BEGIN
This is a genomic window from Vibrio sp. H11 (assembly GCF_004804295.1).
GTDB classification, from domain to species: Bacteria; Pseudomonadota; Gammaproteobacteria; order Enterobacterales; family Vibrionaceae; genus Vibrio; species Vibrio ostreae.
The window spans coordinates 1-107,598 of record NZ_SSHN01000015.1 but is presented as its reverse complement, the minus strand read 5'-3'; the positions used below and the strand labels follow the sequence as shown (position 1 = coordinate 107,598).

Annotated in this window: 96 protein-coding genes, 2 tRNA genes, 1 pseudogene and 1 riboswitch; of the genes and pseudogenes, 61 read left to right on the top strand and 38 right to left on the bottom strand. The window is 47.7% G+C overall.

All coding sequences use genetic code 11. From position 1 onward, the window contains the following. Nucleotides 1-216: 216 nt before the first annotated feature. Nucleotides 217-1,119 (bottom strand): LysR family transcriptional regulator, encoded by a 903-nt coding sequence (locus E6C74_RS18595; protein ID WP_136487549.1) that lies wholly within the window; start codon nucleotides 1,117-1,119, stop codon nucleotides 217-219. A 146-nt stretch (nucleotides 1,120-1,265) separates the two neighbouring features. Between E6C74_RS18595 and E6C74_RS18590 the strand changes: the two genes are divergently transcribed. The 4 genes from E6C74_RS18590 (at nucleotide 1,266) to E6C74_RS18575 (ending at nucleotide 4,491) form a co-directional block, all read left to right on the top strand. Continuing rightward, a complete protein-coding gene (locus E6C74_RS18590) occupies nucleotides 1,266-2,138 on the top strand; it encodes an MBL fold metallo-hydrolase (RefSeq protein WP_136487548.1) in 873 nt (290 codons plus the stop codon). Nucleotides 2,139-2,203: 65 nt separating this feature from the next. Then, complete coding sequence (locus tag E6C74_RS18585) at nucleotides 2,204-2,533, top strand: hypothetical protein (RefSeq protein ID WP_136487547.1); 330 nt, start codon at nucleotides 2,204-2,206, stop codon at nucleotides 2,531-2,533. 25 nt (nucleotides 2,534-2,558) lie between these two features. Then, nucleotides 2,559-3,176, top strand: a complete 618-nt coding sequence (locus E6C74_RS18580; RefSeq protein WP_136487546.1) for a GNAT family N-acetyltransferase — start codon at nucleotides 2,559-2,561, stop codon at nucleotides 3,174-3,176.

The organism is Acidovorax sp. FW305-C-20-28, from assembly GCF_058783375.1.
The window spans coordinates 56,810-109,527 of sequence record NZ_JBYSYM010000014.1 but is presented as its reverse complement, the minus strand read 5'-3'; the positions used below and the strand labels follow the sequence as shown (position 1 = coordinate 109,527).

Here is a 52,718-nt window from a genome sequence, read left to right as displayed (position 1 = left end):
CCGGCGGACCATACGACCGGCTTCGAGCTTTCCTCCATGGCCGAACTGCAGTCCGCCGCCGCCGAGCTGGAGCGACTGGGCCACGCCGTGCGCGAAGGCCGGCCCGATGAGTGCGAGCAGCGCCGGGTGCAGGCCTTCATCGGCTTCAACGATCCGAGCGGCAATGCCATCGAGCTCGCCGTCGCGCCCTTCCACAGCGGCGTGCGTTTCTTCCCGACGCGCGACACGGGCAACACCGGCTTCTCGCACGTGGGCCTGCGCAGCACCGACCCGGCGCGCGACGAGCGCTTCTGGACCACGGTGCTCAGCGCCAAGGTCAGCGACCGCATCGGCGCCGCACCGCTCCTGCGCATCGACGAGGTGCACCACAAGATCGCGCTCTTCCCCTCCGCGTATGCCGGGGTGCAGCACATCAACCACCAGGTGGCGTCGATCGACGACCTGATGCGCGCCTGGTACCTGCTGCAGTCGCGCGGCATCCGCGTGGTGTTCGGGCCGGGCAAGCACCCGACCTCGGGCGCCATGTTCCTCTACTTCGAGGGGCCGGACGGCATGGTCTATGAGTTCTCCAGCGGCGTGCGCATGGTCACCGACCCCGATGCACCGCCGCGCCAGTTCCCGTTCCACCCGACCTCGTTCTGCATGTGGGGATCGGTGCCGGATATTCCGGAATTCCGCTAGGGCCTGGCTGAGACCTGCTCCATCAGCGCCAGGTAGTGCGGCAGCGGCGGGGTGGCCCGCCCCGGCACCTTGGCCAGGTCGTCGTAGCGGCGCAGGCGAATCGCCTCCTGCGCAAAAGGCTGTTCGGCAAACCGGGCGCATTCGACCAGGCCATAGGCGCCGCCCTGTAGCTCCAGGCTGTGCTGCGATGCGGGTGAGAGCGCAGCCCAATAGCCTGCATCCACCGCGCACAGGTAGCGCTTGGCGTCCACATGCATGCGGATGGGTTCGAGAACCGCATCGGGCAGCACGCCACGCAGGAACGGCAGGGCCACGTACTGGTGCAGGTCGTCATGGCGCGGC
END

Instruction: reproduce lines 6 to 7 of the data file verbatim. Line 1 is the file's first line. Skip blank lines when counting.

The organism is Acidovorax sp. FW305-C-20-28, from assembly GCF_058783375.1.
The window spans coordinates 56,810-109,527 of sequence record NZ_JBYSYM010000014.1 but is presented as its reverse complement, the minus strand read 5'-3'; the positions used below and the strand labels follow the sequence as shown (position 1 = coordinate 109,527).